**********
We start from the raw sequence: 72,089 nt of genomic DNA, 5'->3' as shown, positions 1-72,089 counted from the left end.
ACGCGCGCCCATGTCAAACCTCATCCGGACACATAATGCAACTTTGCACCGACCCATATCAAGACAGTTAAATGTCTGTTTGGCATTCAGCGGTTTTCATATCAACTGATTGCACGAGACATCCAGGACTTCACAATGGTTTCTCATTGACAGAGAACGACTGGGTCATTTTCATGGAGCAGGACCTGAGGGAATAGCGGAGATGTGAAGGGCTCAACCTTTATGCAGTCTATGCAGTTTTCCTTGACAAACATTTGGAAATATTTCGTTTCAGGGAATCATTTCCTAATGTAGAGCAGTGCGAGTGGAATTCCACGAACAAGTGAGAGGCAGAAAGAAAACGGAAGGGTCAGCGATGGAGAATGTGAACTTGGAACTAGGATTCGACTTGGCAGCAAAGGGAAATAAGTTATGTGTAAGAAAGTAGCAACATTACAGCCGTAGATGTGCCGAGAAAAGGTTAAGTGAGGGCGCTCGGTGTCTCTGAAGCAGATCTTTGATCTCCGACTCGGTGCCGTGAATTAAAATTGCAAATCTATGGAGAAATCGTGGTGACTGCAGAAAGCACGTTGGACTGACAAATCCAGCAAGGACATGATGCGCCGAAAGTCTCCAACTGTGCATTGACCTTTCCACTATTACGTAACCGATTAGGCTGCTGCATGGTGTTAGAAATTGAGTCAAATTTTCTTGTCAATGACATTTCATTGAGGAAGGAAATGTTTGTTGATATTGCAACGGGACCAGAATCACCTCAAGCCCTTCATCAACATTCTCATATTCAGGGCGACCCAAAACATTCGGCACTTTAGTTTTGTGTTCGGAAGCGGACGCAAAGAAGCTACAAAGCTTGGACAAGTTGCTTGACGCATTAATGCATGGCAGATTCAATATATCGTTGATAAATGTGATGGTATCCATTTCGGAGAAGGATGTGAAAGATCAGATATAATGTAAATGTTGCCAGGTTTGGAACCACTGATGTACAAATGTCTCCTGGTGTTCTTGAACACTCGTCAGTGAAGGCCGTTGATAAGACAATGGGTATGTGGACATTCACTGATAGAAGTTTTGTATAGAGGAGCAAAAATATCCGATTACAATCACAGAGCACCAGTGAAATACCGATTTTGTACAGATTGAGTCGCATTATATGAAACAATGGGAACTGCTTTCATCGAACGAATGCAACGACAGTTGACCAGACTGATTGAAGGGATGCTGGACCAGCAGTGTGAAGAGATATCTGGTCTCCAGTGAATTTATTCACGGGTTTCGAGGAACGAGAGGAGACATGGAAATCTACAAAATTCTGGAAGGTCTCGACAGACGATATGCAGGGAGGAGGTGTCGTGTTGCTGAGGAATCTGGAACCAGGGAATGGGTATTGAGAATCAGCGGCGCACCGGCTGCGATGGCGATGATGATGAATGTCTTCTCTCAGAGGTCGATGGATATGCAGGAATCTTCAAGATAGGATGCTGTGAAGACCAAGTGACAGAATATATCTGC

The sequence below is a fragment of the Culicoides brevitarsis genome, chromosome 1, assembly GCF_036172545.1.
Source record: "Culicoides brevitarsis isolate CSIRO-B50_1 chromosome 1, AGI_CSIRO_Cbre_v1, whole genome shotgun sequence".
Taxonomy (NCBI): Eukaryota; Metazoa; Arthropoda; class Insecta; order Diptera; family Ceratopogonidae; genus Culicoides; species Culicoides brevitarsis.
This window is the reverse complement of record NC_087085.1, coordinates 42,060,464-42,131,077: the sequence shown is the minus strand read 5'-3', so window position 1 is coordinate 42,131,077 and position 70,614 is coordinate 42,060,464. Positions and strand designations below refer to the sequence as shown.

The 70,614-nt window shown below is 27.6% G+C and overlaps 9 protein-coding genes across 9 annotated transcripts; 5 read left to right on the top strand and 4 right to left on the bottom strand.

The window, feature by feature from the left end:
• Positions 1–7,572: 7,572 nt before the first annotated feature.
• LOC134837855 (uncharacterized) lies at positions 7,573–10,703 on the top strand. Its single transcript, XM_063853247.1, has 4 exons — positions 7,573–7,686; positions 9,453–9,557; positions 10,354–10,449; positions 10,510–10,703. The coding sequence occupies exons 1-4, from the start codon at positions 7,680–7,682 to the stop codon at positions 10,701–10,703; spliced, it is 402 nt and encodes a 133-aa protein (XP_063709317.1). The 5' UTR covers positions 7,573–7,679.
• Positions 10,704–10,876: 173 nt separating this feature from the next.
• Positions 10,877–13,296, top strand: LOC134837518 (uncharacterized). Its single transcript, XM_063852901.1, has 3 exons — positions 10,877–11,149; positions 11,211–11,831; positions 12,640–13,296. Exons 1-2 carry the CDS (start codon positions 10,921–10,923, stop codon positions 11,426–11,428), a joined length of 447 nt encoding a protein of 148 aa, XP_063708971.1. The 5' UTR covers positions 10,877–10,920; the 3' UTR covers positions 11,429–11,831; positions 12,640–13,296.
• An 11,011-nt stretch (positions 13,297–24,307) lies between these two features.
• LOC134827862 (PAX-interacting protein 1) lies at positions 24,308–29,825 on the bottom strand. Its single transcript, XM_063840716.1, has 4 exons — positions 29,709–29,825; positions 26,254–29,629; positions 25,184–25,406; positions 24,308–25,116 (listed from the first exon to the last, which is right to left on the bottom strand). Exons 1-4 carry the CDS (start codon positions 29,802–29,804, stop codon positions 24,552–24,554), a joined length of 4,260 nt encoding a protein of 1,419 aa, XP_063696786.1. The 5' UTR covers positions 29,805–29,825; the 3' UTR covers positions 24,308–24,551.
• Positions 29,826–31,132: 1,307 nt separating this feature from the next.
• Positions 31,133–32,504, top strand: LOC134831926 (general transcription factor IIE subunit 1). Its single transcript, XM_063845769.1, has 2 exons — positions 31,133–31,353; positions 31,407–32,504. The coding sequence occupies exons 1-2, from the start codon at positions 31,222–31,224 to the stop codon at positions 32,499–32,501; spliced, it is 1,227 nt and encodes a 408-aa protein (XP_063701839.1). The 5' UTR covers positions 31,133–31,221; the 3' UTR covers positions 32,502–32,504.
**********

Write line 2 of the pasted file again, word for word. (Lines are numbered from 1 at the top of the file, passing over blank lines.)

ACGCGCGCCCATGTCAAACCTCATCCGGACACATAATGCAACTTTGCACCGACCCATATCAAGACAGTTAAATGTCTGTTTGGCATTCAGCGGTTTTCATATCAACTGATTGCACGAGACATCCAGGACTTCACAATGGTTTCTCATTGACAGAGAACGACTGGGTCATTTTCATGGAGCAGGACCTGAGGGAATAGCGGAGATGTGAAGGGCTCAACCTTTATGCAGTCTATGCAGTTTTCCTTGACAAACATTTGGAAATATTTCGTTTCAGGGAATCATTTCCTAATGTAGAGCAGTGCGAGTGGAATTCCACGAACAAGTGAGAGGCAGAAAGAAAACGGAAGGGTCAGCGATGGAGAATGTGAACTTGGAACTAGGATTCGACTTGGCAGCAAAGGGAAATAAGTTATGTGTAAGAAAGTAGCAACATTACAGCCGTAGATGTGCCGAGAAAAGGTTAAGTGAGGGCGCTCGGTGTCTCTGAAGCAGATCTTTGATCTCCGACTCGGTGCCGTGAATTAAAATTGCAAATCTATGGAGAAATCGTGGTGACTGCAGAAAGCACGTTGGACTGACAAATCCAGCAAGGACATGATGCGCCGAAAGTCTCCAACTGTGCATTGACCTTTCCACTATTACGTAACCGATTAGGCTGCTGCATGGTGTTAGAAATTGAGTCAAATTTTCTTGTCAATGACATTTCATTGAGGAAGGAAATGTTTGTTGATATTGCAACGGGACCAGAATCACCTCAAGCCCTTCATCAACATTCTCATATTCAGGGCGACCCAAAACATTCGGCACTTTAGTTTTGTGTTCGGAAGCGGACGCAAAGAAGCTACAAAGCTTGGACAAGTTGCTTGACGCATTAATGCATGGCAGATTCAATATATCGTTGATAAATGTGATGGTATCCATTTCGGAGAAGGATGTGAAAGATCAGATATAATGTAAATGTTGCCAGGTTTGGAACCACTGATGTACAAATGTCTCCTGGTGTTCTTGAACACTCGTCAGTGAAGGCCGTTGATAAGACAATGGGTATGTGGACATTCACTGATAGAAGTTTTGTATAGAGGAGCAAAAATATCCGATTACAATCACAGAGCACCAGTGAAATACCGATTTTGTACAGATTGAGTCGCATTATATGAAACAATGGGAACTGCTTTCATCGAACGAATGCAACGACAGTTGACCAGACTGATTGAAGGGATGCTGGACCAGCAGTGTGAAGAGATATCTGGTCTCCAGTGAATTTATTCACGGGTTTCGAGGAACGAGAGGAGACATGGAAATCTACAAAATTCTGGAAGGTCTCGACAGACGATATGCAGGGAGGAGGTGTCGTGTTGCTGAGGAATCTGGAACCAGGGAATGGGTATTGAGAATCAGCGGCGCACCGGCTGCGATGGCGATGATGATGAATGTCTTCTCTCAGAGGTCGATGGATATGCAGGAATCTTCAAGATAGGATGCTGTGAAGACCAAGTGACAGAATATATCTGC